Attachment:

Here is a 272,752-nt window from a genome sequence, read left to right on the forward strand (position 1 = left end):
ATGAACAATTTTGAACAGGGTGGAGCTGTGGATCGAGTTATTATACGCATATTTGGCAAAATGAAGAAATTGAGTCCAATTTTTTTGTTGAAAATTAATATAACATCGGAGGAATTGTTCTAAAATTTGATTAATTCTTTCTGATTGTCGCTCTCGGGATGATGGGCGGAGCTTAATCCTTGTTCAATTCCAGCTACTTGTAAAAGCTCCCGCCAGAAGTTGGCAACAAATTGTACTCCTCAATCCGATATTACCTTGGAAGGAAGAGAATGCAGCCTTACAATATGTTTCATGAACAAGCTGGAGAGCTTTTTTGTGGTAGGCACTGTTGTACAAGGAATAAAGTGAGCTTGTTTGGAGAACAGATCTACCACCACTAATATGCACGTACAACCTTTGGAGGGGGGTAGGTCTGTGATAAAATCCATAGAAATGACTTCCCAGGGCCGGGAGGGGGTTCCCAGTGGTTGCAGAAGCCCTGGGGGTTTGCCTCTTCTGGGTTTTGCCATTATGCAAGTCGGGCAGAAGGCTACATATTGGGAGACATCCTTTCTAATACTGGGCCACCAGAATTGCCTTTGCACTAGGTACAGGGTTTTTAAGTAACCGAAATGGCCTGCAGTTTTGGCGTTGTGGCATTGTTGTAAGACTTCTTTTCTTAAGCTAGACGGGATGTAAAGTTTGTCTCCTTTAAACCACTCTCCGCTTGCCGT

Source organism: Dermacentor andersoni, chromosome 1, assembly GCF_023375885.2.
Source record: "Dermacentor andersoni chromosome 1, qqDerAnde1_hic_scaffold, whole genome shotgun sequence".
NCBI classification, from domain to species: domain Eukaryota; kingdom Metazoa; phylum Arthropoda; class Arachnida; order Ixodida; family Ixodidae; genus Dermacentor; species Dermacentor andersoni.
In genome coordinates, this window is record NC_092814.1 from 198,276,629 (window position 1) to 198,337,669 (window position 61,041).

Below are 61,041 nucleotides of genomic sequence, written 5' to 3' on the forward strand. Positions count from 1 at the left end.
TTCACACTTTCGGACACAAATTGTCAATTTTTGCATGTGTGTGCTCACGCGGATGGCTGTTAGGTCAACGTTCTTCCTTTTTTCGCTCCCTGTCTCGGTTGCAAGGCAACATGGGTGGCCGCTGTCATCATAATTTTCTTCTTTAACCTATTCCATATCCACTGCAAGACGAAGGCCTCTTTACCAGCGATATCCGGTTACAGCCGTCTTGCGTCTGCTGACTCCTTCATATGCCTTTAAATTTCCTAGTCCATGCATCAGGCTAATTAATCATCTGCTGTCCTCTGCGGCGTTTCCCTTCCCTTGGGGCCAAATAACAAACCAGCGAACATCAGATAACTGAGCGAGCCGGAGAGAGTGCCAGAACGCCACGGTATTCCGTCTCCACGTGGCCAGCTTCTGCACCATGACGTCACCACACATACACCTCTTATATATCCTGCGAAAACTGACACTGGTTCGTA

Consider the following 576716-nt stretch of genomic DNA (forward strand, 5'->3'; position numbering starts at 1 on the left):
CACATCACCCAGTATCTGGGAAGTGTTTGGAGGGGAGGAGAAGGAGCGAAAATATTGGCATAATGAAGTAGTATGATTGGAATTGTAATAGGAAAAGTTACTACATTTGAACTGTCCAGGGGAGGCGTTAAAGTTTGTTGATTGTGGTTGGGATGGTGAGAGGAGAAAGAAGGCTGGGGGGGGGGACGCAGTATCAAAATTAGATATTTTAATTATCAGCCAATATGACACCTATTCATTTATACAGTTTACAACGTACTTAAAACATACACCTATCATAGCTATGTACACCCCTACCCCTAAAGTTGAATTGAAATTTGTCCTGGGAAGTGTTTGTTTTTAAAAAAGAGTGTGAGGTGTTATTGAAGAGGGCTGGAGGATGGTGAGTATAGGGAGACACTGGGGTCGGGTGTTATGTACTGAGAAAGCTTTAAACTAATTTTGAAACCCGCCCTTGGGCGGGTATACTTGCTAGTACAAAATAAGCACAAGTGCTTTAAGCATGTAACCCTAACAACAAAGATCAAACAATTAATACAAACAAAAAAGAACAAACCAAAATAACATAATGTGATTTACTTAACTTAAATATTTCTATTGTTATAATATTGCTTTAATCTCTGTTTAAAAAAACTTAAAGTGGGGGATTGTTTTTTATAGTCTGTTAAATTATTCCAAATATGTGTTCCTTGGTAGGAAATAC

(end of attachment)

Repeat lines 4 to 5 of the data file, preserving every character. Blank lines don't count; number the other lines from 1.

Source record: "Dermacentor andersoni chromosome 1, qqDerAnde1_hic_scaffold, whole genome shotgun sequence".
NCBI classification, from domain to species: domain Eukaryota; kingdom Metazoa; phylum Arthropoda; class Arachnida; order Ixodida; family Ixodidae; genus Dermacentor; species Dermacentor andersoni.